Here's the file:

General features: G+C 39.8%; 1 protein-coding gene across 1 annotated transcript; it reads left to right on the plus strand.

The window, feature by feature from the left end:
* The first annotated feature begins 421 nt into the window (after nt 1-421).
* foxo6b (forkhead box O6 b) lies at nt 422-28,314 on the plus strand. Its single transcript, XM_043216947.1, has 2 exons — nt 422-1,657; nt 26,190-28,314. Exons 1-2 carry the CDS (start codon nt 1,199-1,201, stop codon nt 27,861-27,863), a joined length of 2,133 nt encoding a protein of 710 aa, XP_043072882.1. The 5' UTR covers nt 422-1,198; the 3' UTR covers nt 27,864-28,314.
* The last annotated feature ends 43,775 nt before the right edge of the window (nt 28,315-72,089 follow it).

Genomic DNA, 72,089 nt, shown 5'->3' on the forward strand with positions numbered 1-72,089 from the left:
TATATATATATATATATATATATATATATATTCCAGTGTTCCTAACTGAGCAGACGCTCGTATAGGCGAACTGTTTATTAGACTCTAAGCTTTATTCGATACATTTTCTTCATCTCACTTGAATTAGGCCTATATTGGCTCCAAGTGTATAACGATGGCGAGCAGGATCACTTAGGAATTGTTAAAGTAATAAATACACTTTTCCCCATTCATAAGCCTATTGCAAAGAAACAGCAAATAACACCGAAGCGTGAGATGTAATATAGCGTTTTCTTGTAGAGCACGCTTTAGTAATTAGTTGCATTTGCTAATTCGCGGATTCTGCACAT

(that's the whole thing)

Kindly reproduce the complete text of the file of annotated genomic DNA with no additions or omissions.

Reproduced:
General features: G+C 39.8%; 1 protein-coding gene across 1 annotated transcript; it reads left to right on the plus strand.

The window, feature by feature from the left end:
* The first annotated feature begins 421 nt into the window (after nt 1-421).
* foxo6b (forkhead box O6 b) lies at nt 422-28,314 on the plus strand. Its single transcript, XM_043216947.1, has 2 exons — nt 422-1,657; nt 26,190-28,314. Exons 1-2 carry the CDS (start codon nt 1,199-1,201, stop codon nt 27,861-27,863), a joined length of 2,133 nt encoding a protein of 710 aa, XP_043072882.1. The 5' UTR covers nt 422-1,198; the 3' UTR covers nt 27,864-28,314.
* The last annotated feature ends 43,775 nt before the right edge of the window (nt 28,315-72,089 follow it).

Genomic DNA, 72,089 nt, shown 5'->3' on the forward strand with positions numbered 1-72,089 from the left:
TATATATATATATATATATATATATATATATTCCAGTGTTCCTAACTGAGCAGACGCTCGTATAGGCGAACTGTTTATTAGACTCTAAGCTTTATTCGATACATTTTCTTCATCTCACTTGAATTAGGCCTATATTGGCTCCAAGTGTATAACGATGGCGAGCAGGATCACTTAGGAATTGTTAAAGTAATAAATACACTTTTCCCCATTCATAAGCCTATTGCAAAGAAACAGCAAATAACACCGAAGCGTGAGATGTAATATAGCGTTTTCTTGTAGAGCACGCTTTAGTAATTAGTTGCATTTGCTAATTCGCGGATTCTGCACAT